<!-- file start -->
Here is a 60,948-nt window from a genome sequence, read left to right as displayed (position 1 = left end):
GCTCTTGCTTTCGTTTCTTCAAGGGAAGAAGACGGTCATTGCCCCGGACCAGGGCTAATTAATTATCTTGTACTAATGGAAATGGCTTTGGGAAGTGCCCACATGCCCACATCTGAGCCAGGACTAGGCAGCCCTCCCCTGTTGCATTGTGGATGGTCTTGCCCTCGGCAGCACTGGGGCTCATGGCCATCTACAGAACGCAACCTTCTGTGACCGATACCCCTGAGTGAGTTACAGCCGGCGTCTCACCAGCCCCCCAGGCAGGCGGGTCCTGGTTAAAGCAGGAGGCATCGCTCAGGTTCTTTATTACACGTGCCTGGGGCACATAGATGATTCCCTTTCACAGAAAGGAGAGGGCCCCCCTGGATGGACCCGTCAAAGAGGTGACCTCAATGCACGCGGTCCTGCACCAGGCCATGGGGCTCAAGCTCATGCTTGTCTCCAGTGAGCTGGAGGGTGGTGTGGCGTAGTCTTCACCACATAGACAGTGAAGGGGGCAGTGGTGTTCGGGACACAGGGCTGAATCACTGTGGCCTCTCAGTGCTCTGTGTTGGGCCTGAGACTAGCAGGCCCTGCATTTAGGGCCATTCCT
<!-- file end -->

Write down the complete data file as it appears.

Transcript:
Here is a 60,948-nt window from a genome sequence, read left to right as displayed (position 1 = left end):
GCTCTTGCTTTCGTTTCTTCAAGGGAAGAAGACGGTCATTGCCCCGGACCAGGGCTAATTAATTATCTTGTACTAATGGAAATGGCTTTGGGAAGTGCCCACATGCCCACATCTGAGCCAGGACTAGGCAGCCCTCCCCTGTTGCATTGTGGATGGTCTTGCCCTCGGCAGCACTGGGGCTCATGGCCATCTACAGAACGCAACCTTCTGTGACCGATACCCCTGAGTGAGTTACAGCCGGCGTCTCACCAGCCCCCCAGGCAGGCGGGTCCTGGTTAAAGCAGGAGGCATCGCTCAGGTTCTTTATTACACGTGCCTGGGGCACATAGATGATTCCCTTTCACAGAAAGGAGAGGGCCCCCCTGGATGGACCCGTCAAAGAGGTGACCTCAATGCACGCGGTCCTGCACCAGGCCATGGGGCTCAAGCTCATGCTTGTCTCCAGTGAGCTGGAGGGTGGTGTGGCGTAGTCTTCACCACATAGACAGTGAAGGGGGCAGTGGTGTTCGGGACACAGGGCTGAATCACTGTGGCCTCTCAGTGCTCTGTGTTGGGCCTGAGACTAGCAGGCCCTGCATTTAGGGCCATTCCT